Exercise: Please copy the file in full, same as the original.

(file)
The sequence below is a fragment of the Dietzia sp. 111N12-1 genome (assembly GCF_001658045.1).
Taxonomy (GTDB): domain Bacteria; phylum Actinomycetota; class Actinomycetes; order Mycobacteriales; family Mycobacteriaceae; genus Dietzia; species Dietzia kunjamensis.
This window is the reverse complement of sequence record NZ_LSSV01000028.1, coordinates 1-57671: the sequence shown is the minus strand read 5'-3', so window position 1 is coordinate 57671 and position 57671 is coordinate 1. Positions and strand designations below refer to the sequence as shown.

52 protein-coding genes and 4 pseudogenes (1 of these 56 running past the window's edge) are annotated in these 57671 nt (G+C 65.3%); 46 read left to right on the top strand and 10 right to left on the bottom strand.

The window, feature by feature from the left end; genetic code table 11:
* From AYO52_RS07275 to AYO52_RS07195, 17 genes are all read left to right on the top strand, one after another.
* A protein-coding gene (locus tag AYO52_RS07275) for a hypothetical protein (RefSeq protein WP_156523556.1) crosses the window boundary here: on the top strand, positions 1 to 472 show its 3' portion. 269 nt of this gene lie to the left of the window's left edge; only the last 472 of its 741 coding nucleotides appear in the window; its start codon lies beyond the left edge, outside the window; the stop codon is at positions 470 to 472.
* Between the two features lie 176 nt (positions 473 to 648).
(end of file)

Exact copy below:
The sequence below is a fragment of the Dietzia sp. 111N12-1 genome (assembly GCF_001658045.1).
Taxonomy (GTDB): domain Bacteria; phylum Actinomycetota; class Actinomycetes; order Mycobacteriales; family Mycobacteriaceae; genus Dietzia; species Dietzia kunjamensis.
This window is the reverse complement of sequence record NZ_LSSV01000028.1, coordinates 1-57671: the sequence shown is the minus strand read 5'-3', so window position 1 is coordinate 57671 and position 57671 is coordinate 1. Positions and strand designations below refer to the sequence as shown.

52 protein-coding genes and 4 pseudogenes (1 of these 56 running past the window's edge) are annotated in these 57671 nt (G+C 65.3%); 46 read left to right on the top strand and 10 right to left on the bottom strand.

The window, feature by feature from the left end; genetic code table 11:
* From AYO52_RS07275 to AYO52_RS07195, 17 genes are all read left to right on the top strand, one after another.
* A protein-coding gene (locus tag AYO52_RS07275) for a hypothetical protein (RefSeq protein WP_156523556.1) crosses the window boundary here: on the top strand, positions 1 to 472 show its 3' portion. 269 nt of this gene lie to the left of the window's left edge; only the last 472 of its 741 coding nucleotides appear in the window; its start codon lies beyond the left edge, outside the window; the stop codon is at positions 470 to 472.
* Between the two features lie 176 nt (positions 473 to 648).